My Raw viewership is holding steady at about 60% of the episode viewed. Higher viewings are usually after PPVs where I tune in to get the results. For example, there was a PPV on 8/17, which caused a bump in Raw viewing time.

Here is ECW:

ECW % of Episode Viewed (thru August 2008)

ECW % of Episode Viewed (thru August 2008)

ECW viewing is staying around 40% of the episode viewed. ECW and Smackdown take a little bit of a hit after a PPV because they give you a similar PPV recap (they don’t assume that you watch Raw, or in the case of Smackdown that you even have cable). Since Raw airs first, I skip through the recaps on the other two shows.


TNA % of Episode Viewed (thru August 2008)

TNA % of Episode Viewed (thru August 2008)

TNA is holding around 60% of an episode viewed. Pretty steady week to week. They go off in directions that I’m not interested in, but they’ve got a lot of talent that I enjoy watching. And of course they have Daivari Sheik Bashir.


Smackdown % of Episode Viewed (thru August 2008)

Smackdown % of Episode Viewed (thru August 2008)

Smackdown sits a little above 40%. Again, there’s a dip on the 8/22 episode because of me skipping the PPV recaps. Even though ECW and Smackdown are kind of the “B squad” for the WWE, new talent like former TNA wrestler K-Truth and the loss of JBL from the announce team can make the program interesting. Also, Minnesota wrester Bam Neely makes appearances on both ECW and Smackdown.

So how did the month of August look overall? Below are the 4 week averages for Percent of Episode Viewed and Time Until First Match (time from the start of the program until the opening bell of the first match, or first “unofficial” brawl):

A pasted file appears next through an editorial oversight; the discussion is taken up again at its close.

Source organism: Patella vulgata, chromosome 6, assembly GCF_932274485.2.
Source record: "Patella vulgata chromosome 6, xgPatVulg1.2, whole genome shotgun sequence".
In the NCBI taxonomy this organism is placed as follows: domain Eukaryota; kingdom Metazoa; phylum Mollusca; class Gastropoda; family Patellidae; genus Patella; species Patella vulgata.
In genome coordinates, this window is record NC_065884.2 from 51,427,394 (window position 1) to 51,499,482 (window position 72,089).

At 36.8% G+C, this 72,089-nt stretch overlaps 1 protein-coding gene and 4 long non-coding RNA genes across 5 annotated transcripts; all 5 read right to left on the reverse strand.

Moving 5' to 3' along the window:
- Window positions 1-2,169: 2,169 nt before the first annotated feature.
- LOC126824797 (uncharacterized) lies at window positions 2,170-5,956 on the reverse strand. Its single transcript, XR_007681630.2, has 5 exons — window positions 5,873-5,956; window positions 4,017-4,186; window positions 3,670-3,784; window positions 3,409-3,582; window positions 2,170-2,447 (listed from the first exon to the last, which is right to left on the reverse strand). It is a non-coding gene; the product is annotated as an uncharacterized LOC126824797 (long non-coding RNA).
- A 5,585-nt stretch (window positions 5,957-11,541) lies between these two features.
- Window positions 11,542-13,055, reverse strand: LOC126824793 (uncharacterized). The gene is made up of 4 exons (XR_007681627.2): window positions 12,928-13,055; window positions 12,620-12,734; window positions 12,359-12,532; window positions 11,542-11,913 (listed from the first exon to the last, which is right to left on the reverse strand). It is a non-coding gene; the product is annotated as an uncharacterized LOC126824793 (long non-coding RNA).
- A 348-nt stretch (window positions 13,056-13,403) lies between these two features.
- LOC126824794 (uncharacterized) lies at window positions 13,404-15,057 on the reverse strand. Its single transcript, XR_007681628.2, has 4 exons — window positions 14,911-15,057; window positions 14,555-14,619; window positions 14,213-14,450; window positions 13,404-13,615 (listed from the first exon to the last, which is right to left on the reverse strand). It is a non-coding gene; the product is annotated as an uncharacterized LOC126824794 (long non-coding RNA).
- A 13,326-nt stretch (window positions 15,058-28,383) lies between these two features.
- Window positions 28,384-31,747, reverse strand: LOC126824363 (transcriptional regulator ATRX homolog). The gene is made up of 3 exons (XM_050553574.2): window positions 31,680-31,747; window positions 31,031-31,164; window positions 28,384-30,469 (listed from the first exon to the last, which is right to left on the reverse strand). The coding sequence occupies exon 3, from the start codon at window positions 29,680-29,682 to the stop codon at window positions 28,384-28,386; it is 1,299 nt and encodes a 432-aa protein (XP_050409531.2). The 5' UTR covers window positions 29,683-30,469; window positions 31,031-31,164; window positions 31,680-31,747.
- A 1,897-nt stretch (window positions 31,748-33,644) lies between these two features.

Overall Percent of Episode Viewed (Aug 2008)

Overall Percent of Episode Viewed (Aug 2008)

Looks like TNA takes the slight edge over Raw for my time. ECW and Smackdown are distant 3rd and 4th.

Overall Time Until First Match (Aug 2008)

Overall Time Until First Match (Aug 2008)

Raw continues to have the biggest delays until the first match of the program, followed by Smackdown. Anything more than about 10 mins means that you went through the whole first segment and through a commercial break before seeing any in-ring action. I guess maybe some people like that. I still haven’t gone and looked to see how the actual ratings compare to my viewership, but I’m guessing that it wouldn’t show me anything I don’t already know. When I used to look at the ratings, the interview segments at the top of the show or the top of the 2nd hour (or the overrun, since the Raw program regularly goes over by a few minutes) where the highest rated quarter hours according to Nielsen.